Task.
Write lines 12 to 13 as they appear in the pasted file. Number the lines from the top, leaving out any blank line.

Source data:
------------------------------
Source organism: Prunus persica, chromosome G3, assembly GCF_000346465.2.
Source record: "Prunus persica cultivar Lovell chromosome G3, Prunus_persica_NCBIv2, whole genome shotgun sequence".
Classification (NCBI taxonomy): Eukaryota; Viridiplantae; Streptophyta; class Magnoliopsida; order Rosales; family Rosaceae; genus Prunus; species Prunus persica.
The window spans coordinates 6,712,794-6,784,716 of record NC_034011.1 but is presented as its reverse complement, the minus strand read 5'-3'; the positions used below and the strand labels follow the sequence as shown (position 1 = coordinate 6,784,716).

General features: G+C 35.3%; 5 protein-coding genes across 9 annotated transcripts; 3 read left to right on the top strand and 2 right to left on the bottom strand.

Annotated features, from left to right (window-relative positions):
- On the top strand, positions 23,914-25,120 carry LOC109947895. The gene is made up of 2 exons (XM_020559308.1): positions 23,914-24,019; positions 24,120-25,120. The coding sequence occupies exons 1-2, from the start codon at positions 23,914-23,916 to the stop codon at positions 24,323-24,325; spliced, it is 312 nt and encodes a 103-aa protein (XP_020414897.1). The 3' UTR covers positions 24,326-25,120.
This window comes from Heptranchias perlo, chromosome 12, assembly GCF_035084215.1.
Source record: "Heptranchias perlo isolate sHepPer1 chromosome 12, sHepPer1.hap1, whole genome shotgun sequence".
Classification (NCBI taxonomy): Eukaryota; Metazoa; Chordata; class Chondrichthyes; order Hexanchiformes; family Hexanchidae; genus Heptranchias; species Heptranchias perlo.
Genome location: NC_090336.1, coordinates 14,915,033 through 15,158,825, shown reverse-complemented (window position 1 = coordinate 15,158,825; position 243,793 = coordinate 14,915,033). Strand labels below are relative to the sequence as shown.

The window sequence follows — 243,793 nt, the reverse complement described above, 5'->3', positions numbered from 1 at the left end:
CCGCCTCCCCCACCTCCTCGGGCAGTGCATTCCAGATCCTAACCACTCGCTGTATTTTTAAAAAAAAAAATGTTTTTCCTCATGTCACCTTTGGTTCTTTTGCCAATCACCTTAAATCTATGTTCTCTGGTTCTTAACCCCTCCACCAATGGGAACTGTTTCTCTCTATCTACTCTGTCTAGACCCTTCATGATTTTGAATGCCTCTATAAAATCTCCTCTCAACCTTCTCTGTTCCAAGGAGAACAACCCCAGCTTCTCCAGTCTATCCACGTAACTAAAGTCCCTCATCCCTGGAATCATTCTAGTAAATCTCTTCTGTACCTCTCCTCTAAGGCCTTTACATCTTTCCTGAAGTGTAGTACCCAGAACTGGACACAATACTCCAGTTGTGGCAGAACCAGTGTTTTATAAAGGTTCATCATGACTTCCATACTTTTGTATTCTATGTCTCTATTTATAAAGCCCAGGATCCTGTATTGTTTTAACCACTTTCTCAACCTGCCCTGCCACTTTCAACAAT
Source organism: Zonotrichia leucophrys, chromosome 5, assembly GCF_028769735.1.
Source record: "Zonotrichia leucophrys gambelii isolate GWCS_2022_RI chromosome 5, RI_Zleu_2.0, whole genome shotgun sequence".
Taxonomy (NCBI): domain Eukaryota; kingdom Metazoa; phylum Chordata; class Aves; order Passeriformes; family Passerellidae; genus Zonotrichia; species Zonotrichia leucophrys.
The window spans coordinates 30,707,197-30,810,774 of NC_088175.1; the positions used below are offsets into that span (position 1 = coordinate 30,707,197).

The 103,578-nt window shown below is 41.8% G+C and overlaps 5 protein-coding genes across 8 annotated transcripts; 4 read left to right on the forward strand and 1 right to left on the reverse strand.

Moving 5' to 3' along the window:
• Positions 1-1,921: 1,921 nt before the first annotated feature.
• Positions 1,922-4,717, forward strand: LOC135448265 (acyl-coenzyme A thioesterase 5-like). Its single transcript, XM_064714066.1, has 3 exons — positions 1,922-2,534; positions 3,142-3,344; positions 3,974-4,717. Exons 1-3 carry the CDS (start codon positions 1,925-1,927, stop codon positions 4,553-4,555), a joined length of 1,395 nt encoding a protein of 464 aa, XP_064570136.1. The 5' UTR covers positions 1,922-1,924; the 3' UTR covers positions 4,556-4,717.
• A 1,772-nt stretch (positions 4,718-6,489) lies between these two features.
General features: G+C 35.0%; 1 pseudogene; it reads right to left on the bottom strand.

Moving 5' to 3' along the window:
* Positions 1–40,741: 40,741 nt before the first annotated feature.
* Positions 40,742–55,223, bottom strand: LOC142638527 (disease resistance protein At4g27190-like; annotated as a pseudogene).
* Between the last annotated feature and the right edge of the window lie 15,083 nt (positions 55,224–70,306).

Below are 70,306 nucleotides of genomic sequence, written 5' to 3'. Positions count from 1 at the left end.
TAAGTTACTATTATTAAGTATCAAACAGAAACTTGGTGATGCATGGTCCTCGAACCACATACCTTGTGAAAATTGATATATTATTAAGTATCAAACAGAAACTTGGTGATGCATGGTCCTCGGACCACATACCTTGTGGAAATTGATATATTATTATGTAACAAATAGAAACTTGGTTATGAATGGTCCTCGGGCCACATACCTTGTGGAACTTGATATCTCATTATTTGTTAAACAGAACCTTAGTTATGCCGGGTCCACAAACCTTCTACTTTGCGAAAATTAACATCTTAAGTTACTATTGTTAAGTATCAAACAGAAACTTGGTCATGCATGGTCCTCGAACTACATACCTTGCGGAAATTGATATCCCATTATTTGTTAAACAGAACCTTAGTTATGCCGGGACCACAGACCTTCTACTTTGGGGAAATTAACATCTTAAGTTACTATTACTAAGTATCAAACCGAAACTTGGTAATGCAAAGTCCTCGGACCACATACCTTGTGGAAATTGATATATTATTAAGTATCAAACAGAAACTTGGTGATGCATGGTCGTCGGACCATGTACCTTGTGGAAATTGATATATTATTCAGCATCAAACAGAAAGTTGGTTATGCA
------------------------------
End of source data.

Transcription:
The window sequence follows — 243,793 nt, the reverse complement described above, 5'->3', positions numbered from 1 at the left end:
CCGCCTCCCCCACCTCCTCGGGCAGTGCATTCCAGATCCTAACCACTCGCTGTATTTTTAAAAAAAAAAATGTTTTTCCTCATGTCACCTTTGGTTCTTTTGCCAATCACCTTAAATCTATGTTCTCTGGTTCTTAACCCCTCCACCAATGGGAACTGTTTCTCTCTATCTACTCTGTCTAGACCCTTCATGATTTTGAATGCCTCTATAAAATCTCCTCTCAACCTTCTCTGTTCCAAGGAGAACAACCCCAGCTTCTCCAGTCTATCCACGTAACTAAAGTCCCTCATCCCTGGAATCATTCTAGTAAATCTCTTCTGTACCTCTCCTCTAAGGCCTTTACATCTTTCCTGAAGTGTAGTACCCAGAACTGGACACAATACTCCAGTTGTGGCAGAACCAGTGTTTTATAAAGGTTCATCATGACTTCCATACTTTTGTATTCTATGTCTCTATTTATAAAGCCCAGGATCCTGTATTGTTTTAACCACTTTCTCAACCTGCCCTGCCACTTTCAACAAT